What Is Intellectual Freedom Today?
By Santiago Zabala
In order to respond to this important question, it is first necessary to emphasize that there isn’t much difference among philosophers, theologians, scientists, or artists when it comes to intellectual freedom. Whatever the training, traditions, or debates the intellectually free are those who know how their disciplines are framed. For example, when the scientist Laurent Ségalat, in his book La Science à bout de souffle?, criticized how the management of funds has become more important than search for truth in his field, he was both pointing out what frames his discipline and also exercising intellectual freedom. Only those who thrust us into the “absence of emergency” are intellectually free today.
When Martin Heidegger said in the 1940s that the “only emergency is the absence of emergency,” he was referring to a “frame” (“Ge-stell”), a technological power that had grown beyond our ability to control it. Today this framing power is globalization, where emergencies, as Heidegger specified, do not arise when something doesn’t function correctly but rather when “everything functions . . . and propels everything more and more toward further functioning.” This is why he was so concerned with the specialization and compartmentalization of knowledge that would inevitably limit and frame independent and critical thought. So to be intellectually free today means disclosing the emergency at the core of the absence of emergency, thrusting us into knowledge of those political, technological, and cultural impositions that frame our lives.
The recent passing of the philosopher Umberto Eco, the musician Prince, and the filmmaker Ettore Scola ought to remind us how important intellectual freedom is. Their works have all resisted orthodox interpretations of artistic creation, social stereotypes, and fascistic discrimination. For example, in one of his most important books, The Open Work, Eco stress the artist’s capacity to leave elements of the work open to the public, and Prince (as writer Steven W. Thrasher recently pointed out in The Guardian), “expanded the concept of what it meant to be a man while also deconstructing the entire idea of gender.” And in films such as Il Sorpasso or A Special Day, Scola portrayed the lives of these “disaffected” or “socially awkward” people.
It is important to emphasize that Eco was not the only “intellectual” of this group. Intellectuals are not only those who write academic texts or teach in a university: quite the contrary. (Indeed, professors are often unable to research freely, as illustrated in the recent book Who’s Afraid of Academic Freedom? through the words of renowned scholars such as Akeel Bilgrami, Judith Butler, and Noam Chomsky.) Instead, an intellectual is someone able to meaningfully disclose ideas to a variety of people. Whether this is done through philosophy or art is secondary. What is important are the effects. If “the duration of a work’s power to speak directly is fundamentally unlimited,” as Hans-Georg Gadamer asserts, it is not because of “the source or origin of the work” but because of the effects and consequences “it continues to have.” Prince and Scola expressed their ideas through music and films. But they, too, had to make an effort to preserve their intellectual freedom, their autonomy to think and create unfettered by the frames of their time.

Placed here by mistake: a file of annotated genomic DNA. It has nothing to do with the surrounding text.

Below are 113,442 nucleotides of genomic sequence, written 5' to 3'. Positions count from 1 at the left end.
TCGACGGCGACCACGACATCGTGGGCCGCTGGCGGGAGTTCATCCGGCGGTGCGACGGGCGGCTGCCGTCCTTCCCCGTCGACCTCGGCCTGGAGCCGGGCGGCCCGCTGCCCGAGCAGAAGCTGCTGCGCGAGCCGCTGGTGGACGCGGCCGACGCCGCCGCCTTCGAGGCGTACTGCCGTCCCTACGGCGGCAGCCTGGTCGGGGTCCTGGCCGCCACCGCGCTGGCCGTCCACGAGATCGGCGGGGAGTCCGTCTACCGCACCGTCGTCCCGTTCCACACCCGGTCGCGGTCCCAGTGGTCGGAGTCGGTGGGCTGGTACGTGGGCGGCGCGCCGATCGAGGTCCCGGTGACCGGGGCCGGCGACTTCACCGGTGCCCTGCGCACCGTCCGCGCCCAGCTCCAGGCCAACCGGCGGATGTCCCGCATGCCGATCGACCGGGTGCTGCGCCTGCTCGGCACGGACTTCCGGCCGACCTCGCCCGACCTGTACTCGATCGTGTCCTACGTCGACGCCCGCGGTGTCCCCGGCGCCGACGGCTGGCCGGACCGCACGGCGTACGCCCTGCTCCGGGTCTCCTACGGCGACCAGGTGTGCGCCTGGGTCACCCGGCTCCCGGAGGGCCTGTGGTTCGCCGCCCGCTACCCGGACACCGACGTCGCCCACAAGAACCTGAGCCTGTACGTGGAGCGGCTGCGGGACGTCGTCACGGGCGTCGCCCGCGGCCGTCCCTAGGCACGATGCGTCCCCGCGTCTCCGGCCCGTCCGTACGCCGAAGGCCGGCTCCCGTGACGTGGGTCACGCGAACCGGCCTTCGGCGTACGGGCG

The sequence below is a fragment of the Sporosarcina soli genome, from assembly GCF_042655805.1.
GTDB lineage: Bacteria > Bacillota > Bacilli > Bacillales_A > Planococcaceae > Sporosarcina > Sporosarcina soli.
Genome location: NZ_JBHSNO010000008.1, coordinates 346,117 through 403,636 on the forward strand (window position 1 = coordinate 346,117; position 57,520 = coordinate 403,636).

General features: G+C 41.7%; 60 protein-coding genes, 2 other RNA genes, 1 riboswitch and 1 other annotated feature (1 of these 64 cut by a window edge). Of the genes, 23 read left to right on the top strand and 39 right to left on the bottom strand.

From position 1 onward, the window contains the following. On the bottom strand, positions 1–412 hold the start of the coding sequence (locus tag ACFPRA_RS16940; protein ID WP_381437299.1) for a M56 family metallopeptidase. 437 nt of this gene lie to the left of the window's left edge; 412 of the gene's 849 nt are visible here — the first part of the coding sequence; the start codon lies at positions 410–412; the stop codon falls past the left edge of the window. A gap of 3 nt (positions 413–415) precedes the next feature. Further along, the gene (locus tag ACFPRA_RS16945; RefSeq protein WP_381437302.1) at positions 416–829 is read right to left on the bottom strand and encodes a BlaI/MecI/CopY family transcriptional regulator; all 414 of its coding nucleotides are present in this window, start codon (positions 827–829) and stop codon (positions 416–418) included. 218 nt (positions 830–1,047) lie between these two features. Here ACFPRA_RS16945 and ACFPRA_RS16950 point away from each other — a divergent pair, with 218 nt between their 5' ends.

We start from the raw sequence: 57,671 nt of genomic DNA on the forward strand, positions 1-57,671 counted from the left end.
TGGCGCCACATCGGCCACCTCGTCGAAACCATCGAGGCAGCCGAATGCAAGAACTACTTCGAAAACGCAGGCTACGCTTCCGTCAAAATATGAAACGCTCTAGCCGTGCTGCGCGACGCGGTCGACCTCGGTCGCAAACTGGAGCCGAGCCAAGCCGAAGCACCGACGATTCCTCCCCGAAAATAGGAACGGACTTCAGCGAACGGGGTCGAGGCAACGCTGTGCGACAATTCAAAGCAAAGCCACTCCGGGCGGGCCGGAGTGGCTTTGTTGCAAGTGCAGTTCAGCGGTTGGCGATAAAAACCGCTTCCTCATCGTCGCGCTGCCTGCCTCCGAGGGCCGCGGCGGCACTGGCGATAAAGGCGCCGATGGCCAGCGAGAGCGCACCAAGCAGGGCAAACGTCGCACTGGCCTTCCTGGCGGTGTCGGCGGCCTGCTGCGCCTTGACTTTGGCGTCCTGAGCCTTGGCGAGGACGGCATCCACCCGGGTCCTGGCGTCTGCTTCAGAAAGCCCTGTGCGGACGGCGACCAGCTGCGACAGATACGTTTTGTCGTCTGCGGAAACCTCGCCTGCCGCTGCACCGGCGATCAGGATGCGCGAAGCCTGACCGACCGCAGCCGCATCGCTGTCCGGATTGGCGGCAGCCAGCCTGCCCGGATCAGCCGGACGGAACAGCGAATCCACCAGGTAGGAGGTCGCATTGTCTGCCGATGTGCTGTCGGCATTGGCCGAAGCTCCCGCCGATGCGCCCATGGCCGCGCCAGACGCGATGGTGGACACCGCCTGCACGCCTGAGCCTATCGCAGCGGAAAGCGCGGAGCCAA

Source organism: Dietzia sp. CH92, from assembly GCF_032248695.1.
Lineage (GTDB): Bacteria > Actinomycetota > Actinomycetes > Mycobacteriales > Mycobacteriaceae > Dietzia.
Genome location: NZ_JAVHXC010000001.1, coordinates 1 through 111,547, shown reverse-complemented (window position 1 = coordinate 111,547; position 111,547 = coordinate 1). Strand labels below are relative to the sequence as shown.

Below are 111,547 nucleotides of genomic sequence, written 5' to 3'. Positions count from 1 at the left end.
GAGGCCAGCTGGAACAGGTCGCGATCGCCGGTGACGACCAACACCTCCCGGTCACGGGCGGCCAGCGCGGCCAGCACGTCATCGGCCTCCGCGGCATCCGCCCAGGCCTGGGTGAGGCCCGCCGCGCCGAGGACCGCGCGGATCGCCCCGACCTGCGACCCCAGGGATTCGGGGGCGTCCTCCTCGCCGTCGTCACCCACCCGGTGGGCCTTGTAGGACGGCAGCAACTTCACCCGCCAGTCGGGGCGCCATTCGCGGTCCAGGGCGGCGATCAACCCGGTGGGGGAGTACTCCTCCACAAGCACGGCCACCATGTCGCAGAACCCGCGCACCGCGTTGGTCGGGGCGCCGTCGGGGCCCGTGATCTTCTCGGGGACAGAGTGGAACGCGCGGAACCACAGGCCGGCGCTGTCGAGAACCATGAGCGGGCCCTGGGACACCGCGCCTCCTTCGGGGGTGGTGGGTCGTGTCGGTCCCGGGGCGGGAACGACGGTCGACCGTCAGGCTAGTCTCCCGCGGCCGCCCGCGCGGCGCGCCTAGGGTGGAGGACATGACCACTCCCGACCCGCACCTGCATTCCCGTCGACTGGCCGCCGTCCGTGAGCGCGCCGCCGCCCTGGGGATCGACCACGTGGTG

As you might have perceived by now, my position is that we are not as free intellectually as Eco, Prince, and Scola were. I’m not saying that there are no longer significant thinkers or artists but simply that there are greater intellectual restrictions that now frame our imaginations, economic and cultural systems that have developed as part of the globalizing design to frame our lives. If Theodore Adorno, after the Second World War, was alarmed that music had to be cut in order to fit the temporal limits of the industrially produced LP, which he thought would in turn condition musicians’ creations, we ought to be terrified that contemporary philosophers are asked to cut their books into articles to fit the requirements of the ranked-journal industry or that musicians and filmmakers have trouble independently distributing music or movies that last more than two hours.
It’s true that Eco, Prince, and Scola were all productive until recently. But their later works, as is the case with many others (think of Julia Kristeva, Tom Waits, and Lars von Trier), often appear as eruptive events, emergencies within the farming devices of the publishing, music, and film industries. This does not mean these later works are better than their earlier creations but that they emerge as something distinct within the absence of emergency, something that merits our attention. But the problem today is that this attention is also being framed. “The lack of a sense of emergency,” Heidegger explains, “is greatest where self-certainty has become unsurpassable, where everything is held to be calculable, and especially where it has been decided, with no previous questioning, who we are and what we are supposed to do.”
We have become accustomed to expect from philosophers, musicians, and filmmakers ideas and feelings that will not upset or alternate the status quo. In an intellectually free world it would not be necessary, but given the condition we find ourselves in, where the passing of philosophers, musicians, and filmmakers who opened new worlds is mourned as an emergency, it becomes vital for our future.